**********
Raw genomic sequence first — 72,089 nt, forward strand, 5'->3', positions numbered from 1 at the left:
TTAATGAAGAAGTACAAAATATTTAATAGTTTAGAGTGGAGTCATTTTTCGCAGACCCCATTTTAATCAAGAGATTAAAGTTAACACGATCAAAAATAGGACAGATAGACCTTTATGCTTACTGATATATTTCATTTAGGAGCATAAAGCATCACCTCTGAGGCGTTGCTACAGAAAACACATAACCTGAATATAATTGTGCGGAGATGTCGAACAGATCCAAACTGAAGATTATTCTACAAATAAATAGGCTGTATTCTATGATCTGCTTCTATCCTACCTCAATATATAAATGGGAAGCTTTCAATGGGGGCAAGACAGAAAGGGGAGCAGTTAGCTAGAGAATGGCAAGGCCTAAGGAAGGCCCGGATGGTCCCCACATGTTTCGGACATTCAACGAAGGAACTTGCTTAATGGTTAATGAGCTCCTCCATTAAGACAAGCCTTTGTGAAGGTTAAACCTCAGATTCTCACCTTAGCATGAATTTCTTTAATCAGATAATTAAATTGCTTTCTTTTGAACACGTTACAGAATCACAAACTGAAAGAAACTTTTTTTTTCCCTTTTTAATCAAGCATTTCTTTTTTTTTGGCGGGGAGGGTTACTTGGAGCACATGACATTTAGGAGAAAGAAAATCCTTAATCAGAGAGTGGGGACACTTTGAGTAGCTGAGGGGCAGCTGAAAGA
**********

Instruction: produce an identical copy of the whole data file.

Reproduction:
Raw genomic sequence first — 72,089 nt, forward strand, 5'->3', positions numbered from 1 at the left:
TTAATGAAGAAGTACAAAATATTTAATAGTTTAGAGTGGAGTCATTTTTCGCAGACCCCATTTTAATCAAGAGATTAAAGTTAACACGATCAAAAATAGGACAGATAGACCTTTATGCTTACTGATATATTTCATTTAGGAGCATAAAGCATCACCTCTGAGGCGTTGCTACAGAAAACACATAACCTGAATATAATTGTGCGGAGATGTCGAACAGATCCAAACTGAAGATTATTCTACAAATAAATAGGCTGTATTCTATGATCTGCTTCTATCCTACCTCAATATATAAATGGGAAGCTTTCAATGGGGGCAAGACAGAAAGGGGAGCAGTTAGCTAGAGAATGGCAAGGCCTAAGGAAGGCCCGGATGGTCCCCACATGTTTCGGACATTCAACGAAGGAACTTGCTTAATGGTTAATGAGCTCCTCCATTAAGACAAGCCTTTGTGAAGGTTAAACCTCAGATTCTCACCTTAGCATGAATTTCTTTAATCAGATAATTAAATTGCTTTCTTTTGAACACGTTACAGAATCACAAACTGAAAGAAACTTTTTTTTTCCCTTTTTAATCAAGCATTTCTTTTTTTTTGGCGGGGAGGGTTACTTGGAGCACATGACATTTAGGAGAAAGAAAATCCTTAATCAGAGAGTGGGGACACTTTGAGTAGCTGAGGGGCAGCTGAAAGA